Super Lawyers
William C. Altreuter

Sunday, December 04, 2005

I thought this was an interesting strategy: "Judge Facing Removal Seeks Paid Suspension". I have to say that appearing in Queens Supreme is just about the only thing that rivals the experience of Kings County: it sometimes seems so corrupt that you think you can feel it on your skin. I don't know Justice Blackburne, but I remember reading about the incident that has her in hot water: apparently thinking that she was a character in a Dylan song or something she let robbery suspect in her courtroom escape arrest by allowing him to leave through a back door.

My eyebrows went up when I saw who the judge's lawyer is-- I've known Dick Godosky for a long, long time. He grew up on the same block as the man who taught me this business, and although they were friendly you couldn't find two more contrasting characters outside a Dickens novel. Dick is a creature of the political culture that surrounds our court system. I don't mean to say that he doesn't lawyer by knowing the law, but he prefers not to. Instead he trades on the network of favors he has built up, maneuvering to the best position available. In this way he embodies a particular paradigm of late 20th Century Bronx legal culture: Roy Cohn famously used to say, "Some lawyers ask what the law is; I ask who the judge is." I've tried a few cases with Dick over the years, although I don't think we've ever taken a verdict, and I've always felt that I had to watch him like a hawk, just to figure out how I was going to get screwed. He's the kind of guy that walks out of the robing room while your setting up for the day, thinking that you were the first lawyer in the courthouse.

Back when I was working in the Bronx every day-- Dick's natural habitat-- the Hon Louis Fusco, the Chief Administrative Judge, who ran the place like his personal banana republic, got into a spot of trouble and found that he was obliged to resign. This was an event of seismic proportions-- nobody knew what might happen next, if there were going to be indictments-- it was a weird time. Burt Roberts, the former District Attorney and the Chief Administrative Judge on the Criminal side of the building (and the guy that Tom Wolfe based the judge character on in "Bonfire of the Vanities") was put in charge. The story is that Dick approached Roberts through an intermediary and asked to have the court shut down for an afternoon so that they could have a farewell lunch for the departing Judge Fusco. The way it's told, Roberts replied, "Tell Godosky that if he wants to be a big shot, he can throw him a dinner," and the building stayed open. Still, if you admire chutzpah, you have to love it that he even asked.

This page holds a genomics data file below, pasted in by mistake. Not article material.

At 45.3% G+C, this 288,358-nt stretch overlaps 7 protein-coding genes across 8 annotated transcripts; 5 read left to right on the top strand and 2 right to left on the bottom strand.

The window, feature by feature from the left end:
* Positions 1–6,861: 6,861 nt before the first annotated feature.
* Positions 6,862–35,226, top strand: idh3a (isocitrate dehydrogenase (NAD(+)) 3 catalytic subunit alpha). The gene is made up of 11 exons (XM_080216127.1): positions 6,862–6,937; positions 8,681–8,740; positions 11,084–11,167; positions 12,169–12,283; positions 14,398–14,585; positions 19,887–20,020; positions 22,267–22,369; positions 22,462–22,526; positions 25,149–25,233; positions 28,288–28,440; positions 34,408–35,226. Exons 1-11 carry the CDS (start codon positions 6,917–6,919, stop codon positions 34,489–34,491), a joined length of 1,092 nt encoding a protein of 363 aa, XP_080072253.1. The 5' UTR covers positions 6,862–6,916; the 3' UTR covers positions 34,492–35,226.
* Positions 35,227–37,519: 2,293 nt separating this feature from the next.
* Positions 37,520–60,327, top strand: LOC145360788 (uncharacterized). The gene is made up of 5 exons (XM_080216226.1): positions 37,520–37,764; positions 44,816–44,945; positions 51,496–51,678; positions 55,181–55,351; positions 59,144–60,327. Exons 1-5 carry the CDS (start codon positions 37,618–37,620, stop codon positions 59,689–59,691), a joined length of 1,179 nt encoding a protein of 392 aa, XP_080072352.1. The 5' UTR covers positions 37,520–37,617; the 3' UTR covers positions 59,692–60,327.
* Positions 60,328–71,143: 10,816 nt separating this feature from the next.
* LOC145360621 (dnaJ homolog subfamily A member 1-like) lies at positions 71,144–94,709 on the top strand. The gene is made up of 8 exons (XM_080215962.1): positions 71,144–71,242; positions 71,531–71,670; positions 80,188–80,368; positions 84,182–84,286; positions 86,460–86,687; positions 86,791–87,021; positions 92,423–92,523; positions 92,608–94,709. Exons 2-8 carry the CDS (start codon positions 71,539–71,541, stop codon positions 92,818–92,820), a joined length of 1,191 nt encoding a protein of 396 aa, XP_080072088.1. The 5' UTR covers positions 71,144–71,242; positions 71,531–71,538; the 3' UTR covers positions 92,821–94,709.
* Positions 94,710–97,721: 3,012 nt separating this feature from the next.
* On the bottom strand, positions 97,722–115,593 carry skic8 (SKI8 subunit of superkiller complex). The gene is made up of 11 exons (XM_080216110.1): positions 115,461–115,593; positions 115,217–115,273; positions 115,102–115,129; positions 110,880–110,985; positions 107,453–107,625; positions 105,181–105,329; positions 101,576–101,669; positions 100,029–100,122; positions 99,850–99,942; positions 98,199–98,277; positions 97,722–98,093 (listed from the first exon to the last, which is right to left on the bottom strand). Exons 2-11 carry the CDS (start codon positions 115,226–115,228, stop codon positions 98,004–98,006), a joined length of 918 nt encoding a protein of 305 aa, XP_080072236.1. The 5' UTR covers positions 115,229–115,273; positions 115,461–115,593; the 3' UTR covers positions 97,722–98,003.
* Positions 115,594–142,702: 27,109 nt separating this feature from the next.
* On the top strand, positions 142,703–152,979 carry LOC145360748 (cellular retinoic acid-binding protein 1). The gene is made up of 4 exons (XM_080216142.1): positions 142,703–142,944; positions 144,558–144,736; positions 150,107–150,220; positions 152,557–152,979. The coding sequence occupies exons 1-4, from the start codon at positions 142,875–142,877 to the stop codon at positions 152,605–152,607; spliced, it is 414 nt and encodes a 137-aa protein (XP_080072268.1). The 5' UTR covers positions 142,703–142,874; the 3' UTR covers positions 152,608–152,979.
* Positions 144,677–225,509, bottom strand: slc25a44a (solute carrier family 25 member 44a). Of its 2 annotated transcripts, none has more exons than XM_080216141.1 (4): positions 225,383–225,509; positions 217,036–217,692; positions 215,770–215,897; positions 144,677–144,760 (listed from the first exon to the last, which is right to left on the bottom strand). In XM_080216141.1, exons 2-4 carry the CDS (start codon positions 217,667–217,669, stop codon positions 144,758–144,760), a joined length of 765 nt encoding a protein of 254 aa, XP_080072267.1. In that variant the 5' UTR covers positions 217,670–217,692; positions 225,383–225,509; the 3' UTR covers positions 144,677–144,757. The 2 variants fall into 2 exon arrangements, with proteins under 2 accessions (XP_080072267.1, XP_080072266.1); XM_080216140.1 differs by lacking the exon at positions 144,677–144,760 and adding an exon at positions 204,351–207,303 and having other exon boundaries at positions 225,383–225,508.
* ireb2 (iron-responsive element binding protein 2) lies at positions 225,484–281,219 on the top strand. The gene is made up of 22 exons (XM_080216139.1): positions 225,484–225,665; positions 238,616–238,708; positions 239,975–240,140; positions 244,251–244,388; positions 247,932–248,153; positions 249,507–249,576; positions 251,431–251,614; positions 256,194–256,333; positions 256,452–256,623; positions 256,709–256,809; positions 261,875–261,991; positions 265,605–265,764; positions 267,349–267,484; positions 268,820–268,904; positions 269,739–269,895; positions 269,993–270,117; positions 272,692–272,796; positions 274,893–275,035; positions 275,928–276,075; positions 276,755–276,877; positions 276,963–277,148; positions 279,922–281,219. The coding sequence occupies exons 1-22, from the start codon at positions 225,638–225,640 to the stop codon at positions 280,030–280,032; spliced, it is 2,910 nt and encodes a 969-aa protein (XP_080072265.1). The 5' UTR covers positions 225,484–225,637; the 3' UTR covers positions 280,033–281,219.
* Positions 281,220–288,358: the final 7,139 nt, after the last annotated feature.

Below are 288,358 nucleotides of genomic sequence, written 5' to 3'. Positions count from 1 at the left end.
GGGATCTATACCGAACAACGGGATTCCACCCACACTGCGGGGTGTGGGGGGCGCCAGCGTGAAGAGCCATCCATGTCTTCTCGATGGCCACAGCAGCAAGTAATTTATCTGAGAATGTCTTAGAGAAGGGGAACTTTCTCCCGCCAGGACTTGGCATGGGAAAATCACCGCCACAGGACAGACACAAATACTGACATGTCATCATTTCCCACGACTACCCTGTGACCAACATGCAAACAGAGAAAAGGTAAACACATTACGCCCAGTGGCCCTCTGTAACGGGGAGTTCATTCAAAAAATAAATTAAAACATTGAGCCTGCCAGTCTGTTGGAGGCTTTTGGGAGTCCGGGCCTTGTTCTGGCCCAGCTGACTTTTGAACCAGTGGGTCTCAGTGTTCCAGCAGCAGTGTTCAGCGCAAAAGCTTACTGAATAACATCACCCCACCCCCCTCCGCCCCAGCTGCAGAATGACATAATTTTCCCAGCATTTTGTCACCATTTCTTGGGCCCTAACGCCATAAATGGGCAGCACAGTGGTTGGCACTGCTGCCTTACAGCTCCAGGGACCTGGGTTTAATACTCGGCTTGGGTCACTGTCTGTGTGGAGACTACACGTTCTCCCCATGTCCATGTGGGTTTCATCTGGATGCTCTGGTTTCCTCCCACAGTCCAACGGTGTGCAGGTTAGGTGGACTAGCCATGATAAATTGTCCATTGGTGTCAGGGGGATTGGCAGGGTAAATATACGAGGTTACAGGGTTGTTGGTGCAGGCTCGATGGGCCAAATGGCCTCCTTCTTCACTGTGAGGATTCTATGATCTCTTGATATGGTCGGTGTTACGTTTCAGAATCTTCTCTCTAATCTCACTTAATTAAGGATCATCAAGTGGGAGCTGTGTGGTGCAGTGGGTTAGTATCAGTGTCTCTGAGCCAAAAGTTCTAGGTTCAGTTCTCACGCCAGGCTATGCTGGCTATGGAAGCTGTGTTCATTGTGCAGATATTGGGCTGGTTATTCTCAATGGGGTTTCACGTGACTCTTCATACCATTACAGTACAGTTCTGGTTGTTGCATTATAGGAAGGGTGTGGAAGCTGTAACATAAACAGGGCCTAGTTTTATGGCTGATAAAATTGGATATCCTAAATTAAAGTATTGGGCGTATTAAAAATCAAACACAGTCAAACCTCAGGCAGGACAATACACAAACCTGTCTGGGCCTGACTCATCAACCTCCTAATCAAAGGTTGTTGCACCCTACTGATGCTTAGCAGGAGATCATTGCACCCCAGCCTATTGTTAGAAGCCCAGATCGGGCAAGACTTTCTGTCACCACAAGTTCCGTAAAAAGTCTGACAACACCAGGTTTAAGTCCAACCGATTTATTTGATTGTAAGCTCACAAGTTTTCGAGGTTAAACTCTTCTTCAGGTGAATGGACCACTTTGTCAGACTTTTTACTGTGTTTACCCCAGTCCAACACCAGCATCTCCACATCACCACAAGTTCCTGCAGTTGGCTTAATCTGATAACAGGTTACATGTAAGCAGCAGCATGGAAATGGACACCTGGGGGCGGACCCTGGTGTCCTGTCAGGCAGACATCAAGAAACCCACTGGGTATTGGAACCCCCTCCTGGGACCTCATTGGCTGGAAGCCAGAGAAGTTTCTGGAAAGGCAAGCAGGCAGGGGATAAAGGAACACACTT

In a way, Dick's current application to the court is a similar request, or at least similarly audacious. It takes a very particular kind of guy to be able to ask for this kind of stuff without blushing. I would put it to you that having an elected judiciary at least fosters this sort of thing-- Dick Godosky doesn't think that he is making an unreasonable request-- ever-- because he believes that what we do is all about swapping favors with people. He'll whisper a name to someone, then maybe someday the name will be able to do a little something for Dick when he needs a favor for a client. A little thing like a suspension with pay for a judge that helped a suspect escape arrest in her courtroom (what is on the wall behind the bench in that courtroom do you suppose? "This Way to the Egress"?)-- this should be no big deal.

I don't see this one happening-- but even if it doesn't Dick looks good to his client, and will just shrug if he's asked about it. "She should be entitled to defend herself," he'll say. He won't be critical-- that's not his style at all. He wouldn't ever run the risk of insulting someone who might otherwise be inclined to do some smaller favor someday. Like Goldilocks he will ask for favors in all sizes until he finds the right fit-- and then, in that case, he'll get the sort of result that he expects to get every time out of the box. That is when Dick Godosky stands on the courthouse steps and says "Justice was done."

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